April 3, 2005 - Year A - Easter 2
• 19 On the evening of that day, the first day after the Sabbath, the doors were locked where the disciples were, because of their fear of the Jews, but Jesus came and stood in their midst. He said to them, “Peace be with you”; 20 then he showed them his hands and his side. The disciples kept looking at the Lord and were full of joy.
21 Again Jesus said to them, “Peace be with you. As the Father has sent me, so I send you.” 22 After saying this he breathed on them and said to them, “Receive the Holy Spirit; 23 for those whose sins you forgive, they are forgiven; for those whose sins you retain, they are retained.”
24 Thomas, the Twin, one of the Twelve, was not with them when Jesus came. 25 The other disciples told him, “We have seen the Lord.” But he replied, “Until I have seen in his hands the print of the nails, and put my finger in the mark of the nails and my hand in his side, I will not believe.”
26 Eight days later, the disciples were inside again and Thomas was with them. Despite the locked doors Jesus came and stood in their midst and said, “Peace be with you.” 27 Then he said to Thomas, “Put your finger here and see my hands; stretch out your hand and put it into my side. Resist no longer and be a believer.”
28 Thomas then said, “You are my Lord and my God.” 29 Jesus replied, “You believe because you see me, don’t you? Happy are those who have not seen and believe.”
30 There were many other signs that Jesus gave in the presence of his disciples, but they are not recorded in this book. 31 These are recorded so that you may believe that Jesus is the Christ, the Son of God; believe and you will have life through his Name.
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• 19. Just as in the first creation God infused life into Adam, so, too, Jesus’ breath communicates life to the new spiritual creation. Christ, who died to take away the sin of the world, now leaves to his own the power to forgive.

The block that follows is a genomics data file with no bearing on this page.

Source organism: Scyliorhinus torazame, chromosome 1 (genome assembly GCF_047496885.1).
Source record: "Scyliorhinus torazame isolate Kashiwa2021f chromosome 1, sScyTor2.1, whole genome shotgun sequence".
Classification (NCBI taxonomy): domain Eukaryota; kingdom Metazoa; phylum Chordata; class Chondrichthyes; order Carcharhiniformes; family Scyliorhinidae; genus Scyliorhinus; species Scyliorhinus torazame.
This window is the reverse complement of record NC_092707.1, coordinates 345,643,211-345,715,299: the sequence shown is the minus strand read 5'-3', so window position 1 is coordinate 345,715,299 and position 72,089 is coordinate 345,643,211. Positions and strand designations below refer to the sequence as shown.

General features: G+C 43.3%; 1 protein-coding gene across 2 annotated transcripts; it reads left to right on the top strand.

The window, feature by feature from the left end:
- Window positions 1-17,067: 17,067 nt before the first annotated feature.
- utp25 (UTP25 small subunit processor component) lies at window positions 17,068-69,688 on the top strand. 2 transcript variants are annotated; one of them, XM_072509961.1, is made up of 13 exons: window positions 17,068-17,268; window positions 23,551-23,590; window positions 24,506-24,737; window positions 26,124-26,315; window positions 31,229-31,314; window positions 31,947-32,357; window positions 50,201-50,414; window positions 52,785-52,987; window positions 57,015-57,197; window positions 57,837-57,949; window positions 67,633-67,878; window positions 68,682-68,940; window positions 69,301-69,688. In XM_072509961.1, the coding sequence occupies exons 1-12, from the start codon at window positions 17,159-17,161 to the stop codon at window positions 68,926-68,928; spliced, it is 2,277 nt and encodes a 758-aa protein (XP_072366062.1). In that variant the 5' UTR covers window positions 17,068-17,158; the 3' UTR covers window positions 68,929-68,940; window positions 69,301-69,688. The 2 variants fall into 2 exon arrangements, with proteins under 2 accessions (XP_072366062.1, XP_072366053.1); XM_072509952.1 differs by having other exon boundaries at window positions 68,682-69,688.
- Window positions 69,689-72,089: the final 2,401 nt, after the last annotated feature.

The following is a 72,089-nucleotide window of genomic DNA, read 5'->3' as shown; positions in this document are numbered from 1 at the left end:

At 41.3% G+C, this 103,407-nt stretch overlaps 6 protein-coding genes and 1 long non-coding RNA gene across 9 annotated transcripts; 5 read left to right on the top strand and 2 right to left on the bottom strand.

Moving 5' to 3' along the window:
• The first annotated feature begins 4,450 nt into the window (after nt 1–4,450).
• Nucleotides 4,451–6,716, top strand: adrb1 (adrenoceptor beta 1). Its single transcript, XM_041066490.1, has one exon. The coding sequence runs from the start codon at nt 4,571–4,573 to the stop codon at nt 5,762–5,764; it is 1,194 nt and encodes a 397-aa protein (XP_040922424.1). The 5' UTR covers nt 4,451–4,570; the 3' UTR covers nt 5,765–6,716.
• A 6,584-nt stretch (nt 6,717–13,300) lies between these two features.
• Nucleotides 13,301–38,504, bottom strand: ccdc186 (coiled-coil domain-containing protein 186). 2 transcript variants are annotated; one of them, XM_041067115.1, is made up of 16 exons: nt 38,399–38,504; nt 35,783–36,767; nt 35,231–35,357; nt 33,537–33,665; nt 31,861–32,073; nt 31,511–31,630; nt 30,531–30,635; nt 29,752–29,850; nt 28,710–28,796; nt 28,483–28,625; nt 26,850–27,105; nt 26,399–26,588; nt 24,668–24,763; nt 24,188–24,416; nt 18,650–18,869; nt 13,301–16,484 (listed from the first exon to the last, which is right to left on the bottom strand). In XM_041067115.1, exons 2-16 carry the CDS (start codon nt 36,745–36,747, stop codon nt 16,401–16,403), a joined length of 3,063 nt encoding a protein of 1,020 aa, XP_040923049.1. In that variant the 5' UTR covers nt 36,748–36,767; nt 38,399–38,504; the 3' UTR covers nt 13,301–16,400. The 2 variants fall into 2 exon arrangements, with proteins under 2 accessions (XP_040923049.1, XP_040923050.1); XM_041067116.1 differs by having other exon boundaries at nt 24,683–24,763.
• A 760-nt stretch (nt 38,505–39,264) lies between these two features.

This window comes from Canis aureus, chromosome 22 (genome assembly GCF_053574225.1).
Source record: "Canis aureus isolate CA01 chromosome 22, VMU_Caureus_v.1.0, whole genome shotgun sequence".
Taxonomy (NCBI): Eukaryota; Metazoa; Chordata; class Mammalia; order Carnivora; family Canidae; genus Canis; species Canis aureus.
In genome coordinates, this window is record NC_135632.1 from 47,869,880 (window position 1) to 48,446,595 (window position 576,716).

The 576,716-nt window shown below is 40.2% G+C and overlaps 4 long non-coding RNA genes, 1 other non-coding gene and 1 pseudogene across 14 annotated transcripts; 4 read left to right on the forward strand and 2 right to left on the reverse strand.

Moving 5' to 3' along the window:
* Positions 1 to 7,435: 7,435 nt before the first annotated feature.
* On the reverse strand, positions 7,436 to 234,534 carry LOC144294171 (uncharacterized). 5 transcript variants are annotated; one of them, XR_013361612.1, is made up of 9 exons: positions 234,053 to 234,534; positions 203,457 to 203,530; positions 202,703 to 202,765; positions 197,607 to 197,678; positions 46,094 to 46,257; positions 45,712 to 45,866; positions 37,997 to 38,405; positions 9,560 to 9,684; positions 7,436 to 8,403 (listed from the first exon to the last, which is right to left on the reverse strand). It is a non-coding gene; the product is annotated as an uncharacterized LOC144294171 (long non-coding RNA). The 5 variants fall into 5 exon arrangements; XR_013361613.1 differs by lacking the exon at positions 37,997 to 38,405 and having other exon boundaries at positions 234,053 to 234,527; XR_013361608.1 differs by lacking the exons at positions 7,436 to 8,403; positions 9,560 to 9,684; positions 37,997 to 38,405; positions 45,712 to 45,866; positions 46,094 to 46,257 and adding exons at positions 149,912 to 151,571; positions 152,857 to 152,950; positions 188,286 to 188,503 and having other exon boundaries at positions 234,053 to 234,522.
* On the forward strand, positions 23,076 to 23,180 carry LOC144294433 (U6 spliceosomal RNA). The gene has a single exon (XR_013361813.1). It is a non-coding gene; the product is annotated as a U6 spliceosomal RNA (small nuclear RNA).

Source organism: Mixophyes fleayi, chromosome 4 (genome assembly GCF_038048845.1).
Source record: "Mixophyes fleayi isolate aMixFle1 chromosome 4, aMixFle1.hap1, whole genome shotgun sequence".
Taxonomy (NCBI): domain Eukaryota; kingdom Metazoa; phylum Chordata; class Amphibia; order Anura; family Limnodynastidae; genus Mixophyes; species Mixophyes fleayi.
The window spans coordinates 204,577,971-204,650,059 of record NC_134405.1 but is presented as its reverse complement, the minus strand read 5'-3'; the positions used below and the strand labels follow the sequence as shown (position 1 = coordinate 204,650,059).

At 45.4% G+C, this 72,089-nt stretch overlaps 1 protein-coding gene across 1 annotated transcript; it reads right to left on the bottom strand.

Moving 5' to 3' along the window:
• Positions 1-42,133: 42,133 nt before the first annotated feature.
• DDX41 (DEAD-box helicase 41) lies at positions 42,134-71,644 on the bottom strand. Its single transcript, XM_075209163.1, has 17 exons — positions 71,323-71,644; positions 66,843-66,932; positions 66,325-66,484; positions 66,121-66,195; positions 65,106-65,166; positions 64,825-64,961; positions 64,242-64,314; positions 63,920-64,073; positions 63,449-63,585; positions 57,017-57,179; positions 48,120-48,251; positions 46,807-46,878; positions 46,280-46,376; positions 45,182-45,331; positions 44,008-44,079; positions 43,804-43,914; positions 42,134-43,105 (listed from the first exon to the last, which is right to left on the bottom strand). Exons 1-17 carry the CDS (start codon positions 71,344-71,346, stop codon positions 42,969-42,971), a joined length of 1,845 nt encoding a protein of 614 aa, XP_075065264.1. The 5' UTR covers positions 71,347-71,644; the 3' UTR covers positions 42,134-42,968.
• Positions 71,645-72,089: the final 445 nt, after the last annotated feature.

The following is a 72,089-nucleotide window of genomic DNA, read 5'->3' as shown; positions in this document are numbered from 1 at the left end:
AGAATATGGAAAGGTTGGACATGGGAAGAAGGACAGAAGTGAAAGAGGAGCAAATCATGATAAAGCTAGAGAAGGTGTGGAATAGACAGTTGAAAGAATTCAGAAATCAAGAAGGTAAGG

Thus the hope of the Biblical people has been realized. God led them in such a way that they felt the universal presence of sin, and so they offered animals in the Temple uninterruptedly to appease God. That river of blood failed to destroy sin, and the priests themselves offered sacrifices for their own sins before praying to God for the others. Ceremonies and rites had no power to purify the heart or to give the Holy Spirit.
Now, in the person of Jesus risen from the dead, a new world has begun. Although humanity may continue to sin, already the first of its sons and daughters, the “eldest brother of them all” is sharing fully the holy life of God.
Those who strive for the spiritual life, suffer above all from a keen awareness of the universal presence of sin. They grieve deeply at not yet having attained total liberation from sin. Hence they recognize the forgiveness of sin as the greatest gift given to the Church.
The capacity to forgive is the only power able to release the great tensions within humankind. Although it does not easily conquer hearts, it is an invaluable secret and the Church should consider it as its own particular treasure.
One who does not know how to forgive does not know how to love. On making us aware of sin and purifying us from it, the Church helps us demonstrate a more authentic love for the neighbor.
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Comments by Wesley
1. One translation of Matthew 28:17, about the 11 in Galilee, is "When they saw him, they worshipped him, but they doubted." Here they are able to give witness to what has become solidified in their experience. It is interesting to play off the different stories about the disciples and how they came to their surety of faith. Was it the first night in Jerusalem, was it later in Galilee? Was it in a first moment or after several encounters?
2. We hear a pattern with the disciples that moves from "locked" and "fear" to Jesus bringing the antidote of "peace" and "joy."
Thomas is likewise locked and fearful as he wrestles with a current disappointment regarding Jesus' crucifixion and isn't ready to open himself to another about a false resurrection. Jesus comes not just to the group, but the individual, and continues to bring the antidote of "peace" that echoes down the ages to the "happiness" of all.
3. Yes, even we are locked and fearful. We find this particularly around issues of resources and control. We seemingly can never have too much of them and it gets harder and harder to hang on to them. We, too, need the antidote of "peace" in out time and lives.
This antidote of "peace" reestablishes "happiness" through the mechanism of "forgiveness." Forgiveness of one another and others and strangers and enemies all adds up to "happiness." In terms of its pursuit, there is no better way to arrive at the antidote for our fear and our locking parts of our lives away than participating in forgiveness from both sides.
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